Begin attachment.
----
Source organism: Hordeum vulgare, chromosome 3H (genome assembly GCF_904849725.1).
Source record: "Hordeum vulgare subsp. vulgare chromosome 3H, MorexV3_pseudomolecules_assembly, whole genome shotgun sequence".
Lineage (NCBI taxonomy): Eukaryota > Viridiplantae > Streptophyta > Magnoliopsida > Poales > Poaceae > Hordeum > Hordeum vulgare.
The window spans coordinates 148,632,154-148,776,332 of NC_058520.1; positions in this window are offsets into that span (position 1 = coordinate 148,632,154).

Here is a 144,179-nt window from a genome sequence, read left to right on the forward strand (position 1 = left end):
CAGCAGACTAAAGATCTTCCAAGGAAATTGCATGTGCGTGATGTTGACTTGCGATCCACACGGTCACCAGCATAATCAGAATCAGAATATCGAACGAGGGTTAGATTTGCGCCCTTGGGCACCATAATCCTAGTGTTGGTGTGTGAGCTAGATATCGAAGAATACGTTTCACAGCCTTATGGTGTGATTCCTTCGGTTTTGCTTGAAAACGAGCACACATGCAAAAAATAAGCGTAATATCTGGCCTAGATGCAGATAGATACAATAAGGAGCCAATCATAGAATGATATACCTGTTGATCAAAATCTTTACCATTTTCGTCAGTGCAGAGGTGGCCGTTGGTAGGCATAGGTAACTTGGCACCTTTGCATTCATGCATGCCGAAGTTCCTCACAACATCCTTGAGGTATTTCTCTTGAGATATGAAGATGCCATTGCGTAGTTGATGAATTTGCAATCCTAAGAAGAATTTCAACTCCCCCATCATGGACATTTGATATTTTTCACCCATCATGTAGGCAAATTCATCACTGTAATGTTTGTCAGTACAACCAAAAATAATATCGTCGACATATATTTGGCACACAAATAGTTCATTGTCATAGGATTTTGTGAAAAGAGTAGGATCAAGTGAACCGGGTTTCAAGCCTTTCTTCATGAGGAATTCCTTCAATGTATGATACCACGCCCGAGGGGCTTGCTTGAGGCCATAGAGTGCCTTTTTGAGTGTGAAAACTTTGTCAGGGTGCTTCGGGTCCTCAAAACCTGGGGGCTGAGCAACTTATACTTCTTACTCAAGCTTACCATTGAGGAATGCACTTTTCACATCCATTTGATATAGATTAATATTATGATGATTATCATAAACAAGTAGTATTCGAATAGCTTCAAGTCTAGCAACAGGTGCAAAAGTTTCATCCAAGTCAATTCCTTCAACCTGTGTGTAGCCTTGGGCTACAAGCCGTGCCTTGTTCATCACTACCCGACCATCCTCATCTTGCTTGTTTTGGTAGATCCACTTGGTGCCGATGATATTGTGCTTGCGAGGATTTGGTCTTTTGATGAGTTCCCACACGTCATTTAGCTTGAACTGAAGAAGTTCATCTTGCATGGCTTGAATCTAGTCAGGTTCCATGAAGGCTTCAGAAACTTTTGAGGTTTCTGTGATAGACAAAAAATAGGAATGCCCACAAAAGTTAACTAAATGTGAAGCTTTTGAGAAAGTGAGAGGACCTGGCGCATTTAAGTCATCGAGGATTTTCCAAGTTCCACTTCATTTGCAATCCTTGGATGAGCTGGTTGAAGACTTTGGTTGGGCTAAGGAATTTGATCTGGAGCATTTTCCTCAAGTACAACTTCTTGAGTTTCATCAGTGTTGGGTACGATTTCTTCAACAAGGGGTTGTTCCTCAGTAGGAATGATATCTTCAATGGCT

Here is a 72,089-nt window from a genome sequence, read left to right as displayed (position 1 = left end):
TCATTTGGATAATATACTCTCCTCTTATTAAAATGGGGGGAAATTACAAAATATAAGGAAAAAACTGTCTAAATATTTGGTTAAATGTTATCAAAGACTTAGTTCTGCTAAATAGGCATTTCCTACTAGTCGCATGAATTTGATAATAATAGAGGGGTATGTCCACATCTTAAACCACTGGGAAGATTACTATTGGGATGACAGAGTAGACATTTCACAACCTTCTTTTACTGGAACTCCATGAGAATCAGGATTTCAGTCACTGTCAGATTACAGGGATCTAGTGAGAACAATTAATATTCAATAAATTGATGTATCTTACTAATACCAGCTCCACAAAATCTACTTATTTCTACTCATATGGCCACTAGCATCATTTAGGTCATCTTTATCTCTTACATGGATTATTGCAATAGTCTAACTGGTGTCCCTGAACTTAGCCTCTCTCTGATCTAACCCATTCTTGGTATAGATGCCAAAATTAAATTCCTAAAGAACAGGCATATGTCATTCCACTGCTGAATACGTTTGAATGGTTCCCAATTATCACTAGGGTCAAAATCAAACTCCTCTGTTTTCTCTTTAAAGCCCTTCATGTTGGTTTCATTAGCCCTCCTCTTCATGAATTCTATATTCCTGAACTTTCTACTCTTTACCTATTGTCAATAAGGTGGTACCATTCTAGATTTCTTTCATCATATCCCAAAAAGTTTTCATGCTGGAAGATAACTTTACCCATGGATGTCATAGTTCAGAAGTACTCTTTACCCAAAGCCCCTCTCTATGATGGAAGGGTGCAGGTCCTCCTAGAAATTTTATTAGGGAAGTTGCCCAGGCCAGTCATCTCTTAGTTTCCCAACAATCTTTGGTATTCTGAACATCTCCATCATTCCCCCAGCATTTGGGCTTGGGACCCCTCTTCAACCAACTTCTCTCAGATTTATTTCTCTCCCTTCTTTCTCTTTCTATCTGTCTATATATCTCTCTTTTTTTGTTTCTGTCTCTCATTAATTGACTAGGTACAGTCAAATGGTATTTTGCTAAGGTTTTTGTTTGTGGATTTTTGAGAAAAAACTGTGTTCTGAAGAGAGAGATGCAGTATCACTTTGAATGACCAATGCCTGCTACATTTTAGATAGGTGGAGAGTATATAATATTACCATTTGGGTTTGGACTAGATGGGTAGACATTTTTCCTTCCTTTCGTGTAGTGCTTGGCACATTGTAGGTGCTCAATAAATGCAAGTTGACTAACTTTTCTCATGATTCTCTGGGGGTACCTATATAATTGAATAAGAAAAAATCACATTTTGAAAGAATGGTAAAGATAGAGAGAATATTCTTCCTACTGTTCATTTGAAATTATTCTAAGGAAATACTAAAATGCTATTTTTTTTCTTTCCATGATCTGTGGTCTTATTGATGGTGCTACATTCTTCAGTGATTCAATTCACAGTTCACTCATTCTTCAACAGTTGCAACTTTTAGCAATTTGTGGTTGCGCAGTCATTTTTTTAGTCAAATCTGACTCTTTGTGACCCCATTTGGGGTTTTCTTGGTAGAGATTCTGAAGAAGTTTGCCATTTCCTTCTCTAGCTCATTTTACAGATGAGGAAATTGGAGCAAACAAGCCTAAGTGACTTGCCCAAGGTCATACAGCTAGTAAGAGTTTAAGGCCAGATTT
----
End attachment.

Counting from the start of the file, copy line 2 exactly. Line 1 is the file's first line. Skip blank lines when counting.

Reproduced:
Source record: "Hordeum vulgare subsp. vulgare chromosome 3H, MorexV3_pseudomolecules_assembly, whole genome shotgun sequence".